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Biotech Science

Happiness Is A Warm Electrode 199

Posted by Zonk
from the everything-looks-so-vivid dept.
sufijazz writes "A story by Gregory Mone on the Popular Science website talks about trials to use deep brain stimulation to cure chronic depression. It's a deeper exploration of the 'brain pacemaker' discussed here on the site before, and a practical application of research discussed even earlier. Why the pulses affect mood is still unclear, but scientists believe that they may facilitate chemical communication between brain cells, possibly by forcing ions through nerve fibers called axons. In turn, this may trigger the release of mood-regulating chemicals like serotonin and norepinephrine. Similar trials are being conducted in other places. Exact numbers are hard to ascertain, but it's estimated that fewer than 50 patients in North America are walking around with wires in their brain."
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Happiness Is A Warm Electrode

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  • Eye-Friendly (Score:3, Informative)

    by Anonymous Coward on Sunday September 23, 2007 @06:24AM (#20718131)
    Here [popsci.com] without the ads and annoying background.
  • by sirwired (27582) on Sunday September 23, 2007 @06:55AM (#20718269)
    While I am not depressed, I am very close to some who are, and they universally describe the feeling of getting on the proper drug regimen as "having a curtain lifted from my eyes", or "feeling a great weight off of my shoulders". Not high, not weird, just no longer crushingly depressed most of the time. On a properly tuned, working, medication regimen, anti-depressants enable the patient to again experience a "normal" range of emotion. Working, properly tuned, anti-depressants don't make you feel happy; instead they enable you to be happy under circumstances that most folks would be happy in, and you feel normal on normal days. You still feel like crap on crappy days.

    That said, everyone does react differently, and some can have the side-effect of sending you into a manic state (which can include the symptoms you described). Usually a dosage or timing adjustment can fix this.

    Drug tuning is still more art than science. A new drug to treat depression is considered a great success if 50% of the users experience a 50% improvement. Many successful regimens involve combinations of drugs, and it can take a year or more to find the right combination. (It doesn't help that many common drugs take over a month to have any effect.)

    SirWired
  • by Antique Geekmeister (740220) on Sunday September 23, 2007 @07:00AM (#20718285)
    Take a look at the cochlear implant wearers in the US. The auditory nerve is considered part of the brain in the paper I read a few years ago. There are 10,000 children in the US alone wearing them, according to Wikipedia. Then there are the implants for epilepsy, Parkinson's, and attempts to provide them for balance disorders.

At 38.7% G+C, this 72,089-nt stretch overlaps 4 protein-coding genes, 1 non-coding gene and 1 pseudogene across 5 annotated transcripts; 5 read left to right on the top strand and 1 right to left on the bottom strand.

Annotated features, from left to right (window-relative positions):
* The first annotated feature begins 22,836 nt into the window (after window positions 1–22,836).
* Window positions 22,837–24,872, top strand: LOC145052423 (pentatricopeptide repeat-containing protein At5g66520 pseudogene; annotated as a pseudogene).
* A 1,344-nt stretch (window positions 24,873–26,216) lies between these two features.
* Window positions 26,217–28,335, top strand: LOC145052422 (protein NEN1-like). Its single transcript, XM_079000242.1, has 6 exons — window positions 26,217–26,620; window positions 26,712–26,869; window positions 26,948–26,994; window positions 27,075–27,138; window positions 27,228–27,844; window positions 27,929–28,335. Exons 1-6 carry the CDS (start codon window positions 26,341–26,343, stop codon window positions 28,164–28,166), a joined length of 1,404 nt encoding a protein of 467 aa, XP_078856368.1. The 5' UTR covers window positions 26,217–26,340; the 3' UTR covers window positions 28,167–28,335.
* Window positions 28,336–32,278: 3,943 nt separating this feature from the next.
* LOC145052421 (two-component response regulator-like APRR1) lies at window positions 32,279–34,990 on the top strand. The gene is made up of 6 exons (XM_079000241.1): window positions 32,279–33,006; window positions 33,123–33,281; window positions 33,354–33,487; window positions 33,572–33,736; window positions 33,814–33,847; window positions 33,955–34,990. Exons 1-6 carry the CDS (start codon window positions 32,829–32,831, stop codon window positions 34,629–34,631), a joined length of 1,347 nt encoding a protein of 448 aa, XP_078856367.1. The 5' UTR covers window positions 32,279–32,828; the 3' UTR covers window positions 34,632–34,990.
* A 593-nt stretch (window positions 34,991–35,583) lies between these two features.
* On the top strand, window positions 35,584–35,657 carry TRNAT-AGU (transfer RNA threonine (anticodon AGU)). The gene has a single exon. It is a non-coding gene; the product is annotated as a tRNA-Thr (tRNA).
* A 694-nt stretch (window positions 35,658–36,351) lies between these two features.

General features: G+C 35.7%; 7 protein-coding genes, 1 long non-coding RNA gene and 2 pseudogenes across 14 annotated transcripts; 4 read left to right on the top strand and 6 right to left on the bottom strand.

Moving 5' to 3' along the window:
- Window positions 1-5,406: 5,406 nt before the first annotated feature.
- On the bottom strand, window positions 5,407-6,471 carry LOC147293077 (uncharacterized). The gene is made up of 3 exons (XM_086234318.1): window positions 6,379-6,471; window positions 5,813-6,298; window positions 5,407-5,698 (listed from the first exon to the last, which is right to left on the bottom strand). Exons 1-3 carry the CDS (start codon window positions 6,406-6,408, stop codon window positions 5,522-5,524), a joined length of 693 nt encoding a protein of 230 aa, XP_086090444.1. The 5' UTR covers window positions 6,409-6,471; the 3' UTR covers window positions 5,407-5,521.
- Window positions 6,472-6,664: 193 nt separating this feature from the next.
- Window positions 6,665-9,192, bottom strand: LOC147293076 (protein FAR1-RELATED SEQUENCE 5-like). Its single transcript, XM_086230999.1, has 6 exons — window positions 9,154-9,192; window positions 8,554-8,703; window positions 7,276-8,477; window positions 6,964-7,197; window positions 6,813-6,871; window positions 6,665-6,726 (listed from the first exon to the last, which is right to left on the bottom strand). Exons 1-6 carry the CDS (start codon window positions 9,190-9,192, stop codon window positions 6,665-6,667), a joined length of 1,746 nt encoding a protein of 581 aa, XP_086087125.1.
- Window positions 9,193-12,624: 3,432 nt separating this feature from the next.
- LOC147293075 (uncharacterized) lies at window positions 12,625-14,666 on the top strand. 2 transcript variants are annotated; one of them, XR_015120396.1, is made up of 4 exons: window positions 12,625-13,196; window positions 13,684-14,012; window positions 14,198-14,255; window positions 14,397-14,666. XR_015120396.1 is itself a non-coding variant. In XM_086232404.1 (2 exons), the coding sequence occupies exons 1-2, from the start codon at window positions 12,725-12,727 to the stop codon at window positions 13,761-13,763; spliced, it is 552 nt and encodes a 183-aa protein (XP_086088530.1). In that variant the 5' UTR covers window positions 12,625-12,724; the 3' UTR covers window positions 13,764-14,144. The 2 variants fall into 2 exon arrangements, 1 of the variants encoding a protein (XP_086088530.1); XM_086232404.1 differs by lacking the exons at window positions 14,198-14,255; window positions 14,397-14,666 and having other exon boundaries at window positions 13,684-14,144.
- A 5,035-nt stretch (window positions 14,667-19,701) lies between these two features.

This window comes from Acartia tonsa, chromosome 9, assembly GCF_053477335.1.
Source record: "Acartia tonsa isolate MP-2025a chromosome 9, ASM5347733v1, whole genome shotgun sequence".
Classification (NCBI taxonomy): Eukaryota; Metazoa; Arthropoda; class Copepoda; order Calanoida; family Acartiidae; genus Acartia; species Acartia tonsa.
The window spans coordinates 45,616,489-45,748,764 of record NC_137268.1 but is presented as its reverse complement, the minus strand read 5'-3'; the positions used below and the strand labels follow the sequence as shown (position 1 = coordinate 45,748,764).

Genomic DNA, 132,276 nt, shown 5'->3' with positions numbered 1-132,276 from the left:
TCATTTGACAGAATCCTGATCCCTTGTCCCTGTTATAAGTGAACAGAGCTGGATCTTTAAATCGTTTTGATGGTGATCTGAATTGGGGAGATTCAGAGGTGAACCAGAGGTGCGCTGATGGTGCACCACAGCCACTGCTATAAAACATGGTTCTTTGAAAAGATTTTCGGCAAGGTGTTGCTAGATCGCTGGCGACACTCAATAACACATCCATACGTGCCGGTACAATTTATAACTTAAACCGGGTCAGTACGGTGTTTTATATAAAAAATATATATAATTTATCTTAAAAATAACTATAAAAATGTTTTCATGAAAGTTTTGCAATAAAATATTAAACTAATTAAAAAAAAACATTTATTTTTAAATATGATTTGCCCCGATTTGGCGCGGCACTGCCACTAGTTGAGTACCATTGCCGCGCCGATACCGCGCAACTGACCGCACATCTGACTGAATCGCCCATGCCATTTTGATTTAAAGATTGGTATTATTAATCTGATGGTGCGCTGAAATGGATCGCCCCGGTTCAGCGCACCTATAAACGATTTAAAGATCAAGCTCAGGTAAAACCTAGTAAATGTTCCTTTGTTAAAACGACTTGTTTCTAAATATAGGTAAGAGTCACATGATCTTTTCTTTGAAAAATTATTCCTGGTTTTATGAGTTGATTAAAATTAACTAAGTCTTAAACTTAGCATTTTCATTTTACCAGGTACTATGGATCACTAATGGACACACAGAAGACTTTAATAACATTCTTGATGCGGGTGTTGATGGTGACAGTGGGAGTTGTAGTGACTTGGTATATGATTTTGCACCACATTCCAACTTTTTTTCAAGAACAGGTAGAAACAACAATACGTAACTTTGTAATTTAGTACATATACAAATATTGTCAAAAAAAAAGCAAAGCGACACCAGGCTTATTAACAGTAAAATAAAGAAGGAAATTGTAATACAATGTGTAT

It's interesting work: they're apparently much more effective for transmitting a signal than picking up signals, so the idea of using them for artificial limbs or thought-control of aircraft has never really worked well.
  • by mattpalmer1086 (707360) on Sunday September 23, 2007 @07:41AM (#20718439)
    depression != unhappy

    Unhappy is what normal people feel when something exists to make them unhappy.
    Depression is what depressed people feel all, or most of, the time, for no apparent reason.

    Anti depressants allow a depressed person to feel normal - i.e. they can feel unhappy again, as well as happy and everything in between. It reconnects their emotional response to everything, rather than being permanently, well, literally depressed.
  • by Anonymous Coward on Sunday September 23, 2007 @08:19AM (#20718569)
    Isn't this basically an electrical frontal lobotomy.

    Great question! If you mean "electrical frontal lobotomy" as in "a way to use electricity to separate the frontal lobes of the brain from the rest of the brain", then no I don't think it is. Then again, I'm no doctor, but I did read the article!

    On the other hand, if you mean "electrical procedure that is supposed to cure mental illness and that a lot of people really want to believe in to the degree that they may be willing to overlook gruesome consequences for several decades", then maybe. Who knows? Once upon a time, people thought sliced brains were the best thing since sliced bread.

    For a great story on the topic, check out http://www.npr.org/templates/story/story.php?storyId=5014080 [npr.org]

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